Wisconsin Senate passes budget, sends to Walker
The Wisconsin Senate passed the state budget on Friday 11 weeks after it was due thanks to a last-minute deal with reluctant Republicans, sending the $76 billion spending plan to Gov. Scott Walker who promised to make several vetoes to secure the deal.
It took some late promises and a phone call from Walker, who is in South Korea, to convince three Republican senators to switch from opposition to support of the spending plan. Republicans were one vote short of the 17 needed to approve the $76 billion plan before the deal with Walker was struck.
The Senate voted 19-14 to pass the budget, with all Republicans except Sen. David Craig, from the Town of Vernon, in favor and all Democrats against. Craig, who represents a safe Republican district in the conservative Milwaukee suburbs, had objected to overall spending increases.
The three holdout senators -- Chris Kapenga, Steve Nass and Duey Stroebel -- said Walker agreed to veto the budget to make repeal of the prevailing wage for state construction projects take effect immediately. Under the budget as passed it wouldn't be repealed for a year.
Walker said in a statement he also planned to veto changes that would have removed local oversight of rock quarries primarily used for public works or private construction projects. Walker also plans to eliminate a $2.5 million study into interstate tolling and $1 million for state Capitol renovations in the basement.
Another veto would limit school districts to hold referendum votes on regularly scheduled primary and general election days. The budget would have also allowed them in November of odd-numbered years.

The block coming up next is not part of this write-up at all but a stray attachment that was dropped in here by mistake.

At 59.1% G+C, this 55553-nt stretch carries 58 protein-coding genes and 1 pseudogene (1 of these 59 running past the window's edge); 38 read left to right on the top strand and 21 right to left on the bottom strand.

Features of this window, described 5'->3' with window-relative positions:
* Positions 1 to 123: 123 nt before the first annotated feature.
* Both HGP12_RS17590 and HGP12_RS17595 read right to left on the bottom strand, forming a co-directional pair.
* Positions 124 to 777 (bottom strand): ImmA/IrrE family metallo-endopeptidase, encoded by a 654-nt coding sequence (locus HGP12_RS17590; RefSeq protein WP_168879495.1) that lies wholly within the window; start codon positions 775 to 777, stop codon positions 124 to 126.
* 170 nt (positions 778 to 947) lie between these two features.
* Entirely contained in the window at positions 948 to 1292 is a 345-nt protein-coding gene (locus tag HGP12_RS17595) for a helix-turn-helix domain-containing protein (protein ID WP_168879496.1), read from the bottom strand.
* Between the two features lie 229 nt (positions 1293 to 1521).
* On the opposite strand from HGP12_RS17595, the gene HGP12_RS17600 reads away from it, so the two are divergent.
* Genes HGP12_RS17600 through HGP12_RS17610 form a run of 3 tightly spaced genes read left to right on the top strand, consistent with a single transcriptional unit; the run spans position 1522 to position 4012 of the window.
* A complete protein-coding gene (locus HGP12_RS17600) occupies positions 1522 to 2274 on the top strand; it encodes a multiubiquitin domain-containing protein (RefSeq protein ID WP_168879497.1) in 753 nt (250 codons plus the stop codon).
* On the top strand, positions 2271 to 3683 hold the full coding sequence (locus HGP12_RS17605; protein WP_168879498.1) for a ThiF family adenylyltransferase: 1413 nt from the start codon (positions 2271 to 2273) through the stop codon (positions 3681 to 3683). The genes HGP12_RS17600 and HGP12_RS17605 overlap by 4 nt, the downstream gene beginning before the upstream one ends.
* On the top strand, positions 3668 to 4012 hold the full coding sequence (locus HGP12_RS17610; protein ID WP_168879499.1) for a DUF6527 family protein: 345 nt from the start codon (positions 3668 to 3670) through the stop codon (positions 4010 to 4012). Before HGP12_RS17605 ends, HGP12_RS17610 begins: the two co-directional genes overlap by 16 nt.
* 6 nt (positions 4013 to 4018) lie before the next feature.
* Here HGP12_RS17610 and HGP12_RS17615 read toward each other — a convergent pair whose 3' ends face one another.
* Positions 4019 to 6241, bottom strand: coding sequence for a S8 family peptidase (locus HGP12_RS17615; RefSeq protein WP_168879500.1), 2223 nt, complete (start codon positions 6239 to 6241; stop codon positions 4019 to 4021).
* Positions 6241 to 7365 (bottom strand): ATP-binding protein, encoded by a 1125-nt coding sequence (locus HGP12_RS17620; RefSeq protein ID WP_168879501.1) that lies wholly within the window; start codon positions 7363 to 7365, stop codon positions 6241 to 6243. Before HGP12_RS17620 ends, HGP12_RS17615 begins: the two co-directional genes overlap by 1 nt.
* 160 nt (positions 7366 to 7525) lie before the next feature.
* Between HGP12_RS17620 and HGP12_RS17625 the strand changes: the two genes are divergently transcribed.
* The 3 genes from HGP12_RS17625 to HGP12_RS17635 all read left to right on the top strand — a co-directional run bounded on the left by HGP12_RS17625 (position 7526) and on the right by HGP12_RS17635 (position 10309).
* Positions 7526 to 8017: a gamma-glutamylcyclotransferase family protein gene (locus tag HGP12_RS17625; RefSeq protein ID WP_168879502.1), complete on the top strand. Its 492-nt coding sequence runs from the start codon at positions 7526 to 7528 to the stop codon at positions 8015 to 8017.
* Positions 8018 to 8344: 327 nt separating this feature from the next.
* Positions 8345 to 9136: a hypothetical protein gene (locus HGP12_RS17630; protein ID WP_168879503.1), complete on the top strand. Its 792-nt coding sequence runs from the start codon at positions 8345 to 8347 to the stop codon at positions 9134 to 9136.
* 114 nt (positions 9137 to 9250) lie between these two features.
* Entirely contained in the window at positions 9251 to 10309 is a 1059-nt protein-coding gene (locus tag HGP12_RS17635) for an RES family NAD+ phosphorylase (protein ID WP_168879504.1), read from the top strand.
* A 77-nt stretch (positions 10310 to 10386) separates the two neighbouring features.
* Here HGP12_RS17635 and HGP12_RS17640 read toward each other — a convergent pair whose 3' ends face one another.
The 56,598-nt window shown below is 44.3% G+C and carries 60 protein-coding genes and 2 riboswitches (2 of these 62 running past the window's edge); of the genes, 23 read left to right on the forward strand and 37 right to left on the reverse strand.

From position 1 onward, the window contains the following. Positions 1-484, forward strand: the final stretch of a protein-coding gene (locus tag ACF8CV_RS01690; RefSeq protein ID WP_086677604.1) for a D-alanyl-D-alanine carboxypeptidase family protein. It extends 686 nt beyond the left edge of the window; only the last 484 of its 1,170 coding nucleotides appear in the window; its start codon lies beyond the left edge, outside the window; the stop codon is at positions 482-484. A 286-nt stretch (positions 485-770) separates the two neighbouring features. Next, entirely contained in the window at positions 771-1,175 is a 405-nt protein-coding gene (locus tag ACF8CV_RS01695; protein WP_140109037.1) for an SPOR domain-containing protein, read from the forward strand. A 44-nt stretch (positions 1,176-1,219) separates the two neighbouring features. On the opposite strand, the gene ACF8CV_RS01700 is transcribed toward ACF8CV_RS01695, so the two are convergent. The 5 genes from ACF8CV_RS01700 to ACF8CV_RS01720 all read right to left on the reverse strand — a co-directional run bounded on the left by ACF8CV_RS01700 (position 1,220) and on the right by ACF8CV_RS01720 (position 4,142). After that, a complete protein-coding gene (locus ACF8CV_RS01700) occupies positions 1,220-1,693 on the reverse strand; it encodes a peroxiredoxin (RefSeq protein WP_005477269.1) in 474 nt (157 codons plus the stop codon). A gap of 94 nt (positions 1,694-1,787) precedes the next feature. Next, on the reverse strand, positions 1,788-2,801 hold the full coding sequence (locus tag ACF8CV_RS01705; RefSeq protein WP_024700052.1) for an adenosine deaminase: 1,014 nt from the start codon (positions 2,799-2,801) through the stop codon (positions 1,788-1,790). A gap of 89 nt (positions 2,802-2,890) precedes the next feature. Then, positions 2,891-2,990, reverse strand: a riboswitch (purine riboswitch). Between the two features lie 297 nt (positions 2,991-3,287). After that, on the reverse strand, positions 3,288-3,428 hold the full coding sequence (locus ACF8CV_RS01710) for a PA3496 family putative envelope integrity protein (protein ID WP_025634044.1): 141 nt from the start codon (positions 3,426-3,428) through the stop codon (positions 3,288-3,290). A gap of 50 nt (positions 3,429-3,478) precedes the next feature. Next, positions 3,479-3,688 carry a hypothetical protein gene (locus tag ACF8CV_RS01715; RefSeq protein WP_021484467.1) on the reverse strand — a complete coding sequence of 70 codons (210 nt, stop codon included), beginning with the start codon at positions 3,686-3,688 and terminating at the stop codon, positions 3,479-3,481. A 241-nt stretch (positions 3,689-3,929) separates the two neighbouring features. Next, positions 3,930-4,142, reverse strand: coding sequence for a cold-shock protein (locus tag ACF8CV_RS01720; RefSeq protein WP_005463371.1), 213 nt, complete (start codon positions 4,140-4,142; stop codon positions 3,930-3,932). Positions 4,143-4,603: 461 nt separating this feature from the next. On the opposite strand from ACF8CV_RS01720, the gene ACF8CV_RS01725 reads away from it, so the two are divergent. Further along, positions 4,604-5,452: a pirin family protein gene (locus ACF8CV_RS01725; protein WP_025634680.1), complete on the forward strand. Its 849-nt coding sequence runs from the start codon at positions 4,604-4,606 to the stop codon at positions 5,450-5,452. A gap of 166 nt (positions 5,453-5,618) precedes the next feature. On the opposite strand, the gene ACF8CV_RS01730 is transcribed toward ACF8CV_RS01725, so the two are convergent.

Other vetoes would do away with expanding the powers of the Public Financing Authority, remove an energy efficiency exemption to the school district revenue limit and allow the Transportation Department to enact a policy related to how it spends certain federal money.
Walker said he would detail other vetoes when he signs the budget.
The Senate didn't vote to make any amendments to the budget, which cleared the Assembly on Wednesday, leaving Walker's veto as the only way to change the spending plan.
Walker could sign the plan and issue vetoes as early as next week. The budget was due on July 1, but current spending continued during the impasse. Wisconsin one of only two states with a July 1 deadline that still doesn't have a budge enacted.
The massive bill dictates spending for K-12 schools, Medicaid, the University of Wisconsin and the rest of state government through June 30, 2019.
Under the plan, property taxes would decrease $23 on the typical home over the next two years, tuition is frozen for two years at UW campuses and K-12 schools would see a nearly 6 percent increase in state funding. Property taxes paid by small businesses would be eliminated.
The budget also eliminates the alternative minimum tax, which primarily benefits the wealthy, raises fees on hybrid and electric cars and borrows $400 million for roads but doesn't find a long-term funding solution to keep construction projects on track.
Democrats called the budget a failure, saying Republicans didn't do enough to help schools, roads and the working class and instead prioritized the wealthy. All Democratic amendments, which they argued made the budget more fair, were rejected.
"It's shameful, this budget," said Democratic Sen. Lena Taylor, of Milwaukee, a member of the Legislature's budget committee. "There's no other way to put it."